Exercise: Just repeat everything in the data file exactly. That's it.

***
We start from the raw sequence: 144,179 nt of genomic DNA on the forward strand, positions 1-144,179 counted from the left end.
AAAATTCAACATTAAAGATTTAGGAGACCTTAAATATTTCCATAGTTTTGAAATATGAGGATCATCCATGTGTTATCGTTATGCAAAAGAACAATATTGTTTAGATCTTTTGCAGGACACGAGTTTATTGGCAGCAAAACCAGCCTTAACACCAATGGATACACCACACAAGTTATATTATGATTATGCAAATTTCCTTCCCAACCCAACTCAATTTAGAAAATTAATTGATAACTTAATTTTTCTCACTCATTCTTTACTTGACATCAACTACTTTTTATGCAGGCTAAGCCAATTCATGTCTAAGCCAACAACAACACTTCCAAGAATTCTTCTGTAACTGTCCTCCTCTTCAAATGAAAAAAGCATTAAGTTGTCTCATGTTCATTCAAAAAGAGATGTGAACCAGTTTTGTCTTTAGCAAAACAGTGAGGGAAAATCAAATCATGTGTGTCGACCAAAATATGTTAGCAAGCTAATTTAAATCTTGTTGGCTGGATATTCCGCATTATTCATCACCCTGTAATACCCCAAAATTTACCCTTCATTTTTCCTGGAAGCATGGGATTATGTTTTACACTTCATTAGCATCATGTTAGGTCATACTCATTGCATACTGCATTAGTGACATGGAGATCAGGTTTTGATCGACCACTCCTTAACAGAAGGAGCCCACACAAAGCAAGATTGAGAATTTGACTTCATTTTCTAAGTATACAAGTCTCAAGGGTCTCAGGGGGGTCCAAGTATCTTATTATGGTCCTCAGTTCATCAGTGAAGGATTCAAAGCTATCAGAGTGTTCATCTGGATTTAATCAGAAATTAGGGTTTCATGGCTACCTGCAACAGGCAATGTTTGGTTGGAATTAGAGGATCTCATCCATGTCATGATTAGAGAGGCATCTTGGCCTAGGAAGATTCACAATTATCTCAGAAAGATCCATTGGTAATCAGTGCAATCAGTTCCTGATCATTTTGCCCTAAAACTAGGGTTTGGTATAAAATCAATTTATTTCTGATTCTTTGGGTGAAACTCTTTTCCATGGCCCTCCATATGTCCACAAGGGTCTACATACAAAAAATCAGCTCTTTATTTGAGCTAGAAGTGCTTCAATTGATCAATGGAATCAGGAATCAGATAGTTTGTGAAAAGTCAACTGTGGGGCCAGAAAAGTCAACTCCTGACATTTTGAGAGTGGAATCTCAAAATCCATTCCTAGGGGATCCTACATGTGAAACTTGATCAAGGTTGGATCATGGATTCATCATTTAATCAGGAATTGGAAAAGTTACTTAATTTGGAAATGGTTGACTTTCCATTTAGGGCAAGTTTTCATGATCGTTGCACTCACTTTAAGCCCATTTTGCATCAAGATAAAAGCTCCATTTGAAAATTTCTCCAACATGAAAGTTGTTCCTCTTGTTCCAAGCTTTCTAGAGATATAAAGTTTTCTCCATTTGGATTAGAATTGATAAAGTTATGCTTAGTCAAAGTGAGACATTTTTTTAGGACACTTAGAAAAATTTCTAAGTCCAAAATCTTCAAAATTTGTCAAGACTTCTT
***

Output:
We start from the raw sequence: 144,179 nt of genomic DNA on the forward strand, positions 1-144,179 counted from the left end.
AAAATTCAACATTAAAGATTTAGGAGACCTTAAATATTTCCATAGTTTTGAAATATGAGGATCATCCATGTGTTATCGTTATGCAAAAGAACAATATTGTTTAGATCTTTTGCAGGACACGAGTTTATTGGCAGCAAAACCAGCCTTAACACCAATGGATACACCACACAAGTTATATTATGATTATGCAAATTTCCTTCCCAACCCAACTCAATTTAGAAAATTAATTGATAACTTAATTTTTCTCACTCATTCTTTACTTGACATCAACTACTTTTTATGCAGGCTAAGCCAATTCATGTCTAAGCCAACAACAACACTTCCAAGAATTCTTCTGTAACTGTCCTCCTCTTCAAATGAAAAAAGCATTAAGTTGTCTCATGTTCATTCAAAAAGAGATGTGAACCAGTTTTGTCTTTAGCAAAACAGTGAGGGAAAATCAAATCATGTGTGTCGACCAAAATATGTTAGCAAGCTAATTTAAATCTTGTTGGCTGGATATTCCGCATTATTCATCACCCTGTAATACCCCAAAATTTACCCTTCATTTTTCCTGGAAGCATGGGATTATGTTTTACACTTCATTAGCATCATGTTAGGTCATACTCATTGCATACTGCATTAGTGACATGGAGATCAGGTTTTGATCGACCACTCCTTAACAGAAGGAGCCCACACAAAGCAAGATTGAGAATTTGACTTCATTTTCTAAGTATACAAGTCTCAAGGGTCTCAGGGGGGTCCAAGTATCTTATTATGGTCCTCAGTTCATCAGTGAAGGATTCAAAGCTATCAGAGTGTTCATCTGGATTTAATCAGAAATTAGGGTTTCATGGCTACCTGCAACAGGCAATGTTTGGTTGGAATTAGAGGATCTCATCCATGTCATGATTAGAGAGGCATCTTGGCCTAGGAAGATTCACAATTATCTCAGAAAGATCCATTGGTAATCAGTGCAATCAGTTCCTGATCATTTTGCCCTAAAACTAGGGTTTGGTATAAAATCAATTTATTTCTGATTCTTTGGGTGAAACTCTTTTCCATGGCCCTCCATATGTCCACAAGGGTCTACATACAAAAAATCAGCTCTTTATTTGAGCTAGAAGTGCTTCAATTGATCAATGGAATCAGGAATCAGATAGTTTGTGAAAAGTCAACTGTGGGGCCAGAAAAGTCAACTCCTGACATTTTGAGAGTGGAATCTCAAAATCCATTCCTAGGGGATCCTACATGTGAAACTTGATCAAGGTTGGATCATGGATTCATCATTTAATCAGGAATTGGAAAAGTTACTTAATTTGGAAATGGTTGACTTTCCATTTAGGGCAAGTTTTCATGATCGTTGCACTCACTTTAAGCCCATTTTGCATCAAGATAAAAGCTCCATTTGAAAATTTCTCCAACATGAAAGTTGTTCCTCTTGTTCCAAGCTTTCTAGAGATATAAAGTTTTCTCCATTTGGATTAGAATTGATAAAGTTATGCTTAGTCAAAGTGAGACATTTTTTTAGGACACTTAGAAAAATTTCTAAGTCCAAAATCTTCAAAATTTGTCAAGACTTCTT